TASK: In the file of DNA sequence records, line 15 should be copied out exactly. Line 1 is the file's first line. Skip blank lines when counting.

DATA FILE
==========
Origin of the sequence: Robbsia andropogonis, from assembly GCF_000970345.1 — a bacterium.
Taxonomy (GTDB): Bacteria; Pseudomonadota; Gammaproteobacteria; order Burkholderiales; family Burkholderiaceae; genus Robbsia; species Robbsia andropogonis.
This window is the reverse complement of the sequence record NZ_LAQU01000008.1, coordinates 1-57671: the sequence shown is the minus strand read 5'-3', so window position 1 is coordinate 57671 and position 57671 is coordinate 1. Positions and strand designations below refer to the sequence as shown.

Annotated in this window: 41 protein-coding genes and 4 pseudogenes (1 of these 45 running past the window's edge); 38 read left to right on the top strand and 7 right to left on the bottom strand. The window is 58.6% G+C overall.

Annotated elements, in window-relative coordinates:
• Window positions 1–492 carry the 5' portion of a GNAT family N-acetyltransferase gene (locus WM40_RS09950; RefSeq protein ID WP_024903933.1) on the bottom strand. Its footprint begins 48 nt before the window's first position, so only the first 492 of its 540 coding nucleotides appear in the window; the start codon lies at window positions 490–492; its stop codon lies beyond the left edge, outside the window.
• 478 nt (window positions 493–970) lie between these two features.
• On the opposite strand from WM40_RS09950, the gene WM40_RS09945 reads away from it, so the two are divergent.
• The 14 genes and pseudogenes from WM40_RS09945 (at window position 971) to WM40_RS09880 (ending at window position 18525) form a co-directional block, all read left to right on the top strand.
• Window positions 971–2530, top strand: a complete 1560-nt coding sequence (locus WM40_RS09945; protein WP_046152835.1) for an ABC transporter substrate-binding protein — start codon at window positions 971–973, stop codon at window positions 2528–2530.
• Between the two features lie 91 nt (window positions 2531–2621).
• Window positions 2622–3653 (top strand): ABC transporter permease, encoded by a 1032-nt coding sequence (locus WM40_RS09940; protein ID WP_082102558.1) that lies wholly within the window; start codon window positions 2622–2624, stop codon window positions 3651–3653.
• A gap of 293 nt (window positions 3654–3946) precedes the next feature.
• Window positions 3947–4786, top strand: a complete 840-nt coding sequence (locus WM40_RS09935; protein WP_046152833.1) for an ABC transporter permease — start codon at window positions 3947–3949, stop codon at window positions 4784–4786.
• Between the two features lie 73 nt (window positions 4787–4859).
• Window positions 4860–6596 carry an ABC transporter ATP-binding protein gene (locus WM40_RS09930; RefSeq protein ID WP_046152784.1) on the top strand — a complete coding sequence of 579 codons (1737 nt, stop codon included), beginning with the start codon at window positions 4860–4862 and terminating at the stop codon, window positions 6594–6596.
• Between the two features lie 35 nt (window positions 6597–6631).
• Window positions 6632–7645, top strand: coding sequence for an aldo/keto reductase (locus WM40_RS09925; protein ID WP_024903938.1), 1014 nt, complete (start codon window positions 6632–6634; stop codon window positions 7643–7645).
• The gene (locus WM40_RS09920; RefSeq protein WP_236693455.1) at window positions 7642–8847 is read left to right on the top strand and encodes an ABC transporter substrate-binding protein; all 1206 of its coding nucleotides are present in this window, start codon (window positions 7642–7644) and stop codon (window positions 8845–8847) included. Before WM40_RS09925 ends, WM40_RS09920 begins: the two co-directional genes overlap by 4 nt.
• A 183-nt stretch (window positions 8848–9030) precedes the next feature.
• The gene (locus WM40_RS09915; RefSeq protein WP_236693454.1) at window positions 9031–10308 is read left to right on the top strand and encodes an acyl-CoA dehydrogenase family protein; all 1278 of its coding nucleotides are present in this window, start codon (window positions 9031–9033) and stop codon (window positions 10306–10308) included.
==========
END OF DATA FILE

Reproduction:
• Between the two features lie 73 nt (window positions 4787–4859).